“It ain’t the car you drove, it’s the road you took to get it that defines you”. I recall reminiscing about that line more than a dozen times, yet traveling across India while working for a tech company wasn’t exactly the road I ever imagined taking. Yet, after almost a year in Hyderabad, it has been, intriguing.
Gaining a Foothold
Growing up in Australia, a desi is more along the lines of being an ABCD than anything else. However, I found that more of the confusion lied between who I was and who I wanted to be. Perhaps things changed slower than I had originally expected, but I noticed the change from a very early age. It began when I began to question my God-given purpose in life when I was eight years old. Yes, I started early. Very early. But it seemed necessary to understand if what I was doing, and who I was, was really going to make a difference.
Fast forward to my teenage years. I kept holding onto the thought that if I could make it to a place where I could make my dreams a reality, everything would fall into place. Perhaps my business degree could take me places. Maybe my love for reading could translate into something more intriguing, a way I could share my story with the world. Eventually, I made my way to the States.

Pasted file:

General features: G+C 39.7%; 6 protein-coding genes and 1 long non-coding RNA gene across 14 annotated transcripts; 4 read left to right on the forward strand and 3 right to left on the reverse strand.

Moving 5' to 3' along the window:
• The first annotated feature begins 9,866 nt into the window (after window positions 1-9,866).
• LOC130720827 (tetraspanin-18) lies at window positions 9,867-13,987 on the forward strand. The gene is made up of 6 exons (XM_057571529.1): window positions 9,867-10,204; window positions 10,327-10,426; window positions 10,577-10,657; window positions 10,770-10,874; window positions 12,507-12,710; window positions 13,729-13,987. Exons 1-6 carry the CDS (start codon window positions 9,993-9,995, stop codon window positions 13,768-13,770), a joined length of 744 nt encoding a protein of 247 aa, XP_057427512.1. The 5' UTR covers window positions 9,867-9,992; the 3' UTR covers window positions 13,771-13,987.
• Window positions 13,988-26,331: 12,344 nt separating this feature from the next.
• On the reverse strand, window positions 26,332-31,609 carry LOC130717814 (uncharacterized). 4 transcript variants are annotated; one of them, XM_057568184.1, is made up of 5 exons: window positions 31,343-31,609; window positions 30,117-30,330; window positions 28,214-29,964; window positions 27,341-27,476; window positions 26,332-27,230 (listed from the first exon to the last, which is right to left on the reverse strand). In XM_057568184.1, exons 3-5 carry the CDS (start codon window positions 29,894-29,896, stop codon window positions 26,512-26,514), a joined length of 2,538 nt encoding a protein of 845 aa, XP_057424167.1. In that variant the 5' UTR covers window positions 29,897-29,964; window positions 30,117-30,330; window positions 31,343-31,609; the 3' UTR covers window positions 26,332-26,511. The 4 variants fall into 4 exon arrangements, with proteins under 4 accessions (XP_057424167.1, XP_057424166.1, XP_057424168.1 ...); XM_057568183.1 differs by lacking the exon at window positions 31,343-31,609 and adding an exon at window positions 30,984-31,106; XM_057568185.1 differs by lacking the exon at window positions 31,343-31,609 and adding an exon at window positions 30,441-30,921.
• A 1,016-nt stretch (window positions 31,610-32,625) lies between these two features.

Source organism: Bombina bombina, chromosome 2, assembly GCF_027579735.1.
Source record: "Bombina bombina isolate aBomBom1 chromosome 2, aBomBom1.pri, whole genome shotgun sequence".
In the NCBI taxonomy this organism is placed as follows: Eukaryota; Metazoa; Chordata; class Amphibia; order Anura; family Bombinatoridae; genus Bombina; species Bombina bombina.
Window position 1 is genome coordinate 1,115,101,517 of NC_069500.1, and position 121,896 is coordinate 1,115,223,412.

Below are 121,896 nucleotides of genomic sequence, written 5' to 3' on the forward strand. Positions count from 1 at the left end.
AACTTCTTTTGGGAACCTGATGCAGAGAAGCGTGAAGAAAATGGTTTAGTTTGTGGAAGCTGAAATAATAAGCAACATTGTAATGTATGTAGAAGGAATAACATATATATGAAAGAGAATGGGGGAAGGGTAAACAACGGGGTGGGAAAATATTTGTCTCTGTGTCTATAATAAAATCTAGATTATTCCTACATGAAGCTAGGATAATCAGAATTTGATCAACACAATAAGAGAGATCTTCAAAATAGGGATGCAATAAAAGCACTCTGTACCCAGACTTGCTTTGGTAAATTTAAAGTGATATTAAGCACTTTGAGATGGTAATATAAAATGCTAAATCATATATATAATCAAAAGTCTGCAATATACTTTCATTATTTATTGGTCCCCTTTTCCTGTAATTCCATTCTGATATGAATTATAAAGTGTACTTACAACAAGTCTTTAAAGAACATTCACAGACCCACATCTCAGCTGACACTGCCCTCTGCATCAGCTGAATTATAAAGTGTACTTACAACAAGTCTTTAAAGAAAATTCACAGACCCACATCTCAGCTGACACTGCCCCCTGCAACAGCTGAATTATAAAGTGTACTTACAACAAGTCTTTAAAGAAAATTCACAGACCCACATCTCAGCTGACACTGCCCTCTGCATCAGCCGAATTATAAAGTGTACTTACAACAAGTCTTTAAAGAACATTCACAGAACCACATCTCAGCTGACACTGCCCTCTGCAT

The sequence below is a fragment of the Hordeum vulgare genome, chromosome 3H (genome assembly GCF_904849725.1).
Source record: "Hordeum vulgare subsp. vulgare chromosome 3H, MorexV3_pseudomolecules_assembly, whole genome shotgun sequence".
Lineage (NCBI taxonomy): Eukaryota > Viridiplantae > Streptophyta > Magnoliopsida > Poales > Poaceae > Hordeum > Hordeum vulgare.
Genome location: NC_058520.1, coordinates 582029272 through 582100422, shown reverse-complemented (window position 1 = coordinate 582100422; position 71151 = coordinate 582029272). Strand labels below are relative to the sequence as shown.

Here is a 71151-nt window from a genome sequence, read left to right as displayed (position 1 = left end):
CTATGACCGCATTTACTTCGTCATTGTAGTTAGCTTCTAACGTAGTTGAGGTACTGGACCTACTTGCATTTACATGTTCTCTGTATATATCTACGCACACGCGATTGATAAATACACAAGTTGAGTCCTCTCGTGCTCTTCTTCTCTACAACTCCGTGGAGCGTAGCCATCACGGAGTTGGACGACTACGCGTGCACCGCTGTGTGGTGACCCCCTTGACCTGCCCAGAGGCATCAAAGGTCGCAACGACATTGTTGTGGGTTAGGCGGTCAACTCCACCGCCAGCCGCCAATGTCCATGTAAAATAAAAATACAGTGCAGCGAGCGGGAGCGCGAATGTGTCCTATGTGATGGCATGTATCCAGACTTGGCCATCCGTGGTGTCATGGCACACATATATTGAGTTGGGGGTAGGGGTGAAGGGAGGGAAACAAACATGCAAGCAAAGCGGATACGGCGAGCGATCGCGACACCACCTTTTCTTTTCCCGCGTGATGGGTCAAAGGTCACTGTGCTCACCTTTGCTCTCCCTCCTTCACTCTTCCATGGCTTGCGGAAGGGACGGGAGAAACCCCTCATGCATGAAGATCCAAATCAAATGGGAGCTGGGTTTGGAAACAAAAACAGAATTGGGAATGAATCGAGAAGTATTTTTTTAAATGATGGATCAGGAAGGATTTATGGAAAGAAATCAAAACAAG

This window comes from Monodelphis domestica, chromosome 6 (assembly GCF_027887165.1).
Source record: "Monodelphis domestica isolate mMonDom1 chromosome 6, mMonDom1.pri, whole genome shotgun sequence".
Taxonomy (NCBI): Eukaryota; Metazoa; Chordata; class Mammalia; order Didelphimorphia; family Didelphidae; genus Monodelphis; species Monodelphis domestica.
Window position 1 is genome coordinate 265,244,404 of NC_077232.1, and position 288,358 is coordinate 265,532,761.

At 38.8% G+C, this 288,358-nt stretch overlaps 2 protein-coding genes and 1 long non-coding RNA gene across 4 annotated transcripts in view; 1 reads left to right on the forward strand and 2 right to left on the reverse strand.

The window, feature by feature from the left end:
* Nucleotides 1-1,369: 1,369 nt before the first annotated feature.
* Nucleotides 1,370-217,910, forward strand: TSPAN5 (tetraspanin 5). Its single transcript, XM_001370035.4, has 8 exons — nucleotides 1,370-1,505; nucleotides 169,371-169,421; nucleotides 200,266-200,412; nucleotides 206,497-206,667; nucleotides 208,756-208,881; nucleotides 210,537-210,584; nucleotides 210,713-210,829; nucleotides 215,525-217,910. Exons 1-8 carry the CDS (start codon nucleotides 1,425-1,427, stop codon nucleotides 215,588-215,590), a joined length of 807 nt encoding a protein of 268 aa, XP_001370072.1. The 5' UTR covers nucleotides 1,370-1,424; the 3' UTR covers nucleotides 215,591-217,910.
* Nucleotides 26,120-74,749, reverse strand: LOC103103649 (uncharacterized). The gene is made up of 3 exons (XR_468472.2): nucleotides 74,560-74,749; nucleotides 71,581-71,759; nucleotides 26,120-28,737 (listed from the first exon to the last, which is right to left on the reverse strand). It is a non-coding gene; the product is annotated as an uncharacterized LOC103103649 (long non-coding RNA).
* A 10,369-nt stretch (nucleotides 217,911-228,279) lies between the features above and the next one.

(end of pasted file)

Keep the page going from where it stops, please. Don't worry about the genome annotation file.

After spending over two years, studying, working, surviving – I knew I had to return home. Not home to Australia, the origin of my birth. Further back, to my homeland. India. A place I had only ever known on family holidays and last-minute vacations. But a place I knew I could call my own.
So I moved to India a year ago, solo. I knew I had to understand why I was doing so, and what difference I could make. I began to make connections between my past heritage and my present reality. The future seemed so open, such an adventure. I began the journey that took me back to my roots.
Eventually, I knew I had to share my story of change with others. Although I was putting my business degree to good use, and my theological degree to even better use, I knew that it was just a platform to impact others with my story. So I began to travel to Europe, to Nepal, and eventually, back home to Australia. It wasn’t enough to impact my fellow South Asian travelers; I had to tell those who I had grown up with what it meant to be living a journey of faith, yet not knowing where it ended, or if it had all but begun.
So I look forward to continuing my journey, whether it is writing about my story, teaching others how to use their story for change, preaching on what it means to be on the journey, or sharing my story with others, I know we all have a journey that makes the destination all the more awe-inspiring than scary.